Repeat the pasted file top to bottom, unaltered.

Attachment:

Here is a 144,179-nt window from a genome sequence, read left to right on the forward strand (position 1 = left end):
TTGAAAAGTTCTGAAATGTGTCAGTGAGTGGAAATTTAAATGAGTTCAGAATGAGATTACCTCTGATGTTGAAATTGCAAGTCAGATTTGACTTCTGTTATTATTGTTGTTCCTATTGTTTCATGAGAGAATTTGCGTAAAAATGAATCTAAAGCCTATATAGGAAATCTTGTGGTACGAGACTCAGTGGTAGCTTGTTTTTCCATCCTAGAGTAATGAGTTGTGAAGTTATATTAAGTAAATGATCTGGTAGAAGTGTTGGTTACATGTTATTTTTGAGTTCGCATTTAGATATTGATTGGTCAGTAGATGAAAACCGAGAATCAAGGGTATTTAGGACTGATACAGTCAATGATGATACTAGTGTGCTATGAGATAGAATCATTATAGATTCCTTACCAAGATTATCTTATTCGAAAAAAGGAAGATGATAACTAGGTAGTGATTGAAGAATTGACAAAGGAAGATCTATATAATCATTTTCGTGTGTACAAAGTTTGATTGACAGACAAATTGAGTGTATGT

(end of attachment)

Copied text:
Here is a 144,179-nt window from a genome sequence, read left to right on the forward strand (position 1 = left end):
TTGAAAAGTTCTGAAATGTGTCAGTGAGTGGAAATTTAAATGAGTTCAGAATGAGATTACCTCTGATGTTGAAATTGCAAGTCAGATTTGACTTCTGTTATTATTGTTGTTCCTATTGTTTCATGAGAGAATTTGCGTAAAAATGAATCTAAAGCCTATATAGGAAATCTTGTGGTACGAGACTCAGTGGTAGCTTGTTTTTCCATCCTAGAGTAATGAGTTGTGAAGTTATATTAAGTAAATGATCTGGTAGAAGTGTTGGTTACATGTTATTTTTGAGTTCGCATTTAGATATTGATTGGTCAGTAGATGAAAACCGAGAATCAAGGGTATTTAGGACTGATACAGTCAATGATGATACTAGTGTGCTATGAGATAGAATCATTATAGATTCCTTACCAAGATTATCTTATTCGAAAAAAGGAAGATGATAACTAGGTAGTGATTGAAGAATTGACAAAGGAAGATCTATATAATCATTTTCGTGTGTACAAAGTTTGATTGACAGACAAATTGAGTGTATGT